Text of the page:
Two years in the making, the Detroit River Story Lab lifts off at the University of Michigan this semester with grant-funded partnerships and several multidisciplinary courses devoted to the international waterway’s long and deep store of sustaining narratives, past and present.
As envisioned by David Porter, professor of English and comparative literature, the multiyear project spans both sides of the river and collaborates with many groups including the Detroit River Project, Michigan Department of Natural Resources, National Park Service, Dossin Great Lakes Museum, Detroit Riverfront Conservancy and others.
The Story Lab, which grew out of the recent Great Lakes Theme Semester on which Porter also worked, was awarded $50,000 as part of the Contronting and Combating Racism grants from the Center for Social Solutions and Poverty Solutions at U-M earlier this month. The grants will go toward supporting community efforts.
“The project sets out to develop creative ways to leverage the resources of the university community to help research and amplify stories of the Detroit River, and to make the rich history and current challenges facing the river and adjoining communities more present, more palpable, more real,” he said. “For a long time, the importance of the river to the history and identity of our region has been underrecognized.”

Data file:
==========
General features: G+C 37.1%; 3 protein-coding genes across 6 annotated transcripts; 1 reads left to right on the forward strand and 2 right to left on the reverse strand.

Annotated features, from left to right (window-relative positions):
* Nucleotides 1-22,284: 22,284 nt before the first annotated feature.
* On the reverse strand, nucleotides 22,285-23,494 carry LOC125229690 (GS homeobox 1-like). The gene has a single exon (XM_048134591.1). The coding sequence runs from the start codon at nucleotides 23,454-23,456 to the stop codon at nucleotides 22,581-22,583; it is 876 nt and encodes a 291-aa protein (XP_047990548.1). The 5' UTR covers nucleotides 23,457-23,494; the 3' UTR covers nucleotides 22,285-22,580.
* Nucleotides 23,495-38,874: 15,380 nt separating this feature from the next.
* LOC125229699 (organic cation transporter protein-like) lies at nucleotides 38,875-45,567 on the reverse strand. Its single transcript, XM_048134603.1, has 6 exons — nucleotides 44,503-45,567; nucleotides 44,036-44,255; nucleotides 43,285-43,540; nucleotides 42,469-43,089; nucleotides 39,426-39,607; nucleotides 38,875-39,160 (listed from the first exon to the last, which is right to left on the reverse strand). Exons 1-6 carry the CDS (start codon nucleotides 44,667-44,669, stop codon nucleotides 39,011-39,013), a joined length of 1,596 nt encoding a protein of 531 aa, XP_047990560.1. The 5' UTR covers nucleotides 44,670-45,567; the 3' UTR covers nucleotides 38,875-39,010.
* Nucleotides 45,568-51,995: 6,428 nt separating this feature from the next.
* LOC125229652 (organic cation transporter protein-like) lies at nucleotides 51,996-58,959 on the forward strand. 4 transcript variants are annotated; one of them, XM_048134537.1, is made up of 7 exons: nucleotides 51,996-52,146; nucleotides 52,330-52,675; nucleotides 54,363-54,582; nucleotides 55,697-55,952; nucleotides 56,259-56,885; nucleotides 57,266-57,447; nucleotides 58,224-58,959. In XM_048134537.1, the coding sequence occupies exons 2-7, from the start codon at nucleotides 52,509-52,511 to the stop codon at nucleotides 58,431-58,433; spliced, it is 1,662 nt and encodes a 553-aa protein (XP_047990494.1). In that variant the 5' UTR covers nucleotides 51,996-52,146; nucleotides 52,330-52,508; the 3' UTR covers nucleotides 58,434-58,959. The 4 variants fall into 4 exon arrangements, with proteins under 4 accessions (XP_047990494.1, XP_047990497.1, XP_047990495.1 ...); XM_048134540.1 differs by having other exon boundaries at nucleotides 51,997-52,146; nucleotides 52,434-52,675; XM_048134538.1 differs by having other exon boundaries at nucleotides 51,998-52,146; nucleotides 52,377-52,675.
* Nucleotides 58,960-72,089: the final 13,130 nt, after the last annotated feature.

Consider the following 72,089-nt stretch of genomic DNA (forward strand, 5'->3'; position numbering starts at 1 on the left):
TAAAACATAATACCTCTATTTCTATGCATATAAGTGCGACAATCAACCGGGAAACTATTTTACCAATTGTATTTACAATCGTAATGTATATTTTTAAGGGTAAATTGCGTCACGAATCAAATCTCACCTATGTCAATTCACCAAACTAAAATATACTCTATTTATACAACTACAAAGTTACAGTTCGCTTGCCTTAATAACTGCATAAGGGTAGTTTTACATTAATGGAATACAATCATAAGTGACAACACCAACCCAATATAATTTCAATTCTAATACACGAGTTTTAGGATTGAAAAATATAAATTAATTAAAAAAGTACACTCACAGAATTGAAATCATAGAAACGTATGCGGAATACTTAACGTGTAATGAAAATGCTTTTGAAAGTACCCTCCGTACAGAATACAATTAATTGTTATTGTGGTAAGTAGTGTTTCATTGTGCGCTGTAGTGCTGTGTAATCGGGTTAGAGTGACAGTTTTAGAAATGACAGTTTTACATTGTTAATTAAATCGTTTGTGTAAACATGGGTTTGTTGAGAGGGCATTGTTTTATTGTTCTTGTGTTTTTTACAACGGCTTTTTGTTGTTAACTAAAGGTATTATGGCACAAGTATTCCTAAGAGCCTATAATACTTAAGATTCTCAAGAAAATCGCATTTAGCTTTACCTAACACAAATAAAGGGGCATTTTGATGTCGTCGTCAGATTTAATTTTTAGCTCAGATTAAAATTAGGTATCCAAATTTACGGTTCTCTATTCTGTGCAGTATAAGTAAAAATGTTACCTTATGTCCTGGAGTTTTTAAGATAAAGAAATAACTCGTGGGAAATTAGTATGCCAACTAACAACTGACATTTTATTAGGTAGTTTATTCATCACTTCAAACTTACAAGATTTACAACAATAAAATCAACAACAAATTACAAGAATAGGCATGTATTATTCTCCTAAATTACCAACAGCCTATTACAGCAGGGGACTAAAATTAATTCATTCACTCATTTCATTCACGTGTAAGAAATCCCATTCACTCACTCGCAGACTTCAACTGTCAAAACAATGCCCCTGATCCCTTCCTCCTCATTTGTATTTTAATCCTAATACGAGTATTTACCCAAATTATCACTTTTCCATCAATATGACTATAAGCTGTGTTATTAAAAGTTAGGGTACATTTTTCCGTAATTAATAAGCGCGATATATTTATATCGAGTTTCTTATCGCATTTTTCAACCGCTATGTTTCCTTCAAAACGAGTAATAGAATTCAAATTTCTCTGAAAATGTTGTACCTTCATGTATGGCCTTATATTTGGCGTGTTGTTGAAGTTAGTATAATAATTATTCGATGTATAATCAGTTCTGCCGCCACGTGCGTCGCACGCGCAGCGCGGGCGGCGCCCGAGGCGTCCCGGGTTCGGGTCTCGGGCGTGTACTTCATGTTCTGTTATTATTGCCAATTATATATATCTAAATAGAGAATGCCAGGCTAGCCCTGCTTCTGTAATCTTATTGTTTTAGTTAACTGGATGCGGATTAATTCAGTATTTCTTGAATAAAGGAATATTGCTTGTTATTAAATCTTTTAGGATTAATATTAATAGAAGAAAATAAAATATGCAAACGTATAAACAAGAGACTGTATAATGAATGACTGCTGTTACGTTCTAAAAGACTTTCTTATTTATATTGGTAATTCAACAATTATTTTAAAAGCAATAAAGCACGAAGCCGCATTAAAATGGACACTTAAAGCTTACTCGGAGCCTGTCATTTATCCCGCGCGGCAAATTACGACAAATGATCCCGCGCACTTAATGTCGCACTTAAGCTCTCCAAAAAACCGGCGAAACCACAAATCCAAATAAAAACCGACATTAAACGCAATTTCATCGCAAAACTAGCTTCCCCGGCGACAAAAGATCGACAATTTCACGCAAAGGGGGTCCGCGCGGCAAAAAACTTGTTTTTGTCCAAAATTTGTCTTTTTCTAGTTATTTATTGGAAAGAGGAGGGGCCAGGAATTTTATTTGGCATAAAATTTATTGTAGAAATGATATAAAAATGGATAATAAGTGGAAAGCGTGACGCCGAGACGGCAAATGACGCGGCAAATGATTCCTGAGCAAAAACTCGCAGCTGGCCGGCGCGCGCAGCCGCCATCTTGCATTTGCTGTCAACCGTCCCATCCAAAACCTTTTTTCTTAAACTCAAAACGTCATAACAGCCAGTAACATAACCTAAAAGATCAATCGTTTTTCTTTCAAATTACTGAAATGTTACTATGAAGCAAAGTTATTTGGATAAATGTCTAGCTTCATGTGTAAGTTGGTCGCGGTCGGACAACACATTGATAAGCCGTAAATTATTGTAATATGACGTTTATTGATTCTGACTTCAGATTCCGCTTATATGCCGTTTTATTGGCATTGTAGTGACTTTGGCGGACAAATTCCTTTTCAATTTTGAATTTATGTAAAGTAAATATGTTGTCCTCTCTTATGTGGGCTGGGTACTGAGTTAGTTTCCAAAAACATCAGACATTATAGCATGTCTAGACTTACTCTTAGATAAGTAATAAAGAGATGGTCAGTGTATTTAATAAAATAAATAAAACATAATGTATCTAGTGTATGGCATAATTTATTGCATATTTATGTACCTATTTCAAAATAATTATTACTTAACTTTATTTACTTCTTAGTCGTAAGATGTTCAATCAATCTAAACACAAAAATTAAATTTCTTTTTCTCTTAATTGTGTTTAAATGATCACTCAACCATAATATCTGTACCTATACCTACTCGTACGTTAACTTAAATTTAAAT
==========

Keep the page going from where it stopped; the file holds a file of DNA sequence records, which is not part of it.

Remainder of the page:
Porter said that the idea to harness the Detroit River story for current and future generations occurred to him after stumbling on a news story about Kimberly Simmons. She is the executive director and president of the Detroit River Project, a public history organization, and a local activist, historian and Underground Railroad descendent.
“One of the more eye-catching objectives of the Detroit River Project is to secure UNESCO World Heritage Site designation on the grounds of its role in the Underground Railroad,” Porter said. “As a vision, I find this incredibly compelling as a way to make the river’s story more accessible and meaningful to more people.”
Students will hear from Simmons and Irene Moore Davis, who both contributed to the 2016 book “A Fluid Frontier: Slavery, Resistance, and the Underground Railroad in the Detroit River Borderland,” and others.
The book is being used by three U-M classes this semester. In partnership with the Detroit River Story Lab, the Michigan Engaging Community through the Classroom at Taubman College has coordinated a number of courses this semester to focus on the Detroit River’s history. MECC brings together students from different disciplines to work on stakeholder-based community projects.